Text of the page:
EA mobile boss: Freemium haters a "vocal minority"
Nick Earl says market has spoken in favor of free-to-play, no premium mobile games on his 2013 schedule
There's a vocal contingent of gamers online who don't appreciate free-to-play business models, but their complaints are being drowned out by customers speaking with their wallets, as far as EA is concerned. Speaking with GamesIndustry International at last week's Game Developers Conference, EA All Play senior vice president and general manager Nick Earl gave that feedback as one of the reasons he's pivoting sharply toward free-to-play models instead of the pay-once "premium" business model.
"The market has spoken very loudly that that's the model they like," Earl said. "Even though there's some vocal minority that don't like it, ultimately the numbers would show that they and others all support the freemium model better."
"Even though there's some vocal minority that don't like it, ultimately the numbers would show that they and others all support the freemium model better."
Earl pointed to the company's Real Racing 3, which upset some gamers for the way it incorporated in-app purchases. While there was vocal criticism online, Earl noted the free-to-play game's four-and-a-half star average customer review on iTunes with nearly 40,000 people having rated the title.
"I think initially they were a little bit annoyed because the all-you-can-eat model makes sense for them," Earl said. "That's the kind of people they are. But at the end of the day, they're going to pay to eat, if that's their choice. And they're happy doing it."
While the company tries to balance business results with customer satisfaction, Earl said, "At the end of the day you kind of have to look at real numbers. The old proverb, 'You can't please all the people all the time' is just so true."
As a result, EA is focusing heavily on the free-to-play market. Earl said his label accounts for up to 80 percent of the mobile titles EA releases, and that he has no plans to release anything premium this year. While he doesn't expect the all-you-can-eat approach to go away completely, he did say it would continue to lose ground to free-to-play efforts.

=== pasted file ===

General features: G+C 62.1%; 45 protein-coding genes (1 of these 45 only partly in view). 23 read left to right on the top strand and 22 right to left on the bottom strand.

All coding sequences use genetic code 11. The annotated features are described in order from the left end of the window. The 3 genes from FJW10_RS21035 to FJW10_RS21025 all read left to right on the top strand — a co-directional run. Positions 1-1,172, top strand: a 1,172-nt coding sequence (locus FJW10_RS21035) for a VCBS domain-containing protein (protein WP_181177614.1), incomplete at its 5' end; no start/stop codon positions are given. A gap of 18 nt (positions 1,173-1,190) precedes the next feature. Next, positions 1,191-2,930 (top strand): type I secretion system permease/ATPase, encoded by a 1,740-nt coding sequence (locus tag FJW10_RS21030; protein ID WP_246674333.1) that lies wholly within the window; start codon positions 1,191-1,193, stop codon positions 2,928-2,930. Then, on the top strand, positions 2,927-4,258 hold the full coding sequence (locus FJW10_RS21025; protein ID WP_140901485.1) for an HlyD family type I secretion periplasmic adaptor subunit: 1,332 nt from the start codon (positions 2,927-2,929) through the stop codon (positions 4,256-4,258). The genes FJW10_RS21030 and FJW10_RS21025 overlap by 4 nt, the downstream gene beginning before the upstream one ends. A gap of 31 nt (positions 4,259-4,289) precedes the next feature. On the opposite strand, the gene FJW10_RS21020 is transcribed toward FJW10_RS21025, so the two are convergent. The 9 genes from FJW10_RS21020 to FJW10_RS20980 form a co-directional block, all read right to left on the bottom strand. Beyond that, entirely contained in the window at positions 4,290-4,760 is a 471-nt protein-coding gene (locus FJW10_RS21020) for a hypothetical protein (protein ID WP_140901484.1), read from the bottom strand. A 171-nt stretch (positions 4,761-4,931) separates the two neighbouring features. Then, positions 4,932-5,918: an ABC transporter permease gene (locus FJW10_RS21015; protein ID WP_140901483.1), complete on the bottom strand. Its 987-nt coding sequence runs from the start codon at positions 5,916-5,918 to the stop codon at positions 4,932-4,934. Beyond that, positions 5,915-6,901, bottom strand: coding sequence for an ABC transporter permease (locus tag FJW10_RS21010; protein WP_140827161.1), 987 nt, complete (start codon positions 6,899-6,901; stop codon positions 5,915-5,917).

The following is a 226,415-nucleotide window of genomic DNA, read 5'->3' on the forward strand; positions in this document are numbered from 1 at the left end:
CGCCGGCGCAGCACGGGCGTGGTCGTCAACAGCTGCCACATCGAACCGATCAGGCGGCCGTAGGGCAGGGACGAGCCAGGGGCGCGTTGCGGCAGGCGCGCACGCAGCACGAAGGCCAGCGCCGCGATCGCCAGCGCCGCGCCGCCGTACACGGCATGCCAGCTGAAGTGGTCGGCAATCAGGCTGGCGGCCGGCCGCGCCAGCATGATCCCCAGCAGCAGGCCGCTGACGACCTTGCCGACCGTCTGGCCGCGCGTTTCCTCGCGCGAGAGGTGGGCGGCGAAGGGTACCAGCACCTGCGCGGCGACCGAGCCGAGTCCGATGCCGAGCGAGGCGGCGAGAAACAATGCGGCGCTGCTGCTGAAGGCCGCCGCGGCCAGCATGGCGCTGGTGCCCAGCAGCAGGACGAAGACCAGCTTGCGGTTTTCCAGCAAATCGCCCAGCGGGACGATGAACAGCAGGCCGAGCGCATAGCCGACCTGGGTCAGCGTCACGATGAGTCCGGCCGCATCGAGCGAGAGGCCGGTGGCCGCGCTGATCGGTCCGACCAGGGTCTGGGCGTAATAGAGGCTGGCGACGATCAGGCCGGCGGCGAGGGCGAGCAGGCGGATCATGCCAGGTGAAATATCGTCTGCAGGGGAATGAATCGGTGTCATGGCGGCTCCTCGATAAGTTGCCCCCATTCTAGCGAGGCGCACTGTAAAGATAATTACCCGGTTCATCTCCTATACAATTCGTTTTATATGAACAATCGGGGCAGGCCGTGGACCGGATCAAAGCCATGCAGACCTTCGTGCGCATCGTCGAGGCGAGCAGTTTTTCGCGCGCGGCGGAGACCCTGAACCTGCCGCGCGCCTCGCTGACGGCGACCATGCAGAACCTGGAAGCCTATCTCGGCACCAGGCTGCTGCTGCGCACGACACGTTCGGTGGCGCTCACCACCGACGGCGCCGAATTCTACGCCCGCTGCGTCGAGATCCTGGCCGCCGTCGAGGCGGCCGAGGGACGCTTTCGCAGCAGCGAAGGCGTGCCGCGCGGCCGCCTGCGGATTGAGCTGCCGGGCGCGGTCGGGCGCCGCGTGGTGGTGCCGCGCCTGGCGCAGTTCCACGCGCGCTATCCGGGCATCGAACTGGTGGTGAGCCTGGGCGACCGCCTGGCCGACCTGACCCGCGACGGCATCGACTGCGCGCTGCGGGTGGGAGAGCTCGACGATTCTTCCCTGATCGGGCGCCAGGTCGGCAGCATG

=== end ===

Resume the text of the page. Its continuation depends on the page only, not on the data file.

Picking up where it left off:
Beyond that, Earl's current mandate for the mobile side of game development is "fewer, bigger, better." That's the same approach EA took four years ago with the packaged goods side of its business, devoting resources to projects to try and improve not just the quality of games, but also their ability to meet scheduled release dates. When asked if that's the right approach to take in light of the company's struggles and the recent resignation of CEO John Riccitiello, Earl described it as an investment that's about to pay off.
"The stock price over the last four years is probably less about the quality of games and more about a changing industry that we were arguably a little late to adapt to."
"The stock price over the last four years is probably less about the quality of games and more about a changing industry that we were arguably a little late to adapt to," Earl said. "Over these four years, we have rebuilt our infrastructure and changed our culture. We have very much become a company that is truly in transition to be a fully digital one. And the numbers show that as the overall mix was changing across the industry and our numbers were not in aggregate showing growth, the stock price reflected that. I would argue that this strategy will pay off over the next four years. And it was kind of a painful four years to get ready. Sort of like getting ready for winter, we found the nuts and squirreled them away. And now we will see the dividends of that work."
However, there is still work to be done, and Earl doesn't pretend EA has the mobile world completely figured out just yet. For instance, the company doesn't have enough data on historical conversion rates to judge whether audiences are embracing it more. Anecdotally, he said there has absolutely been an increase in the percentage of the audience who makes purchases in freemium games, but it still appears to be dependent on genre, and even platform. For example, core games have higher conversion rates than casual games, and casino games tend to do better on Android. Earl said it's tough to pinpoint why one type of game does better on one platform, but he did say the markets are trending toward one another. As a result, he expects performance to homogenize across Android and iOS in the next year or so.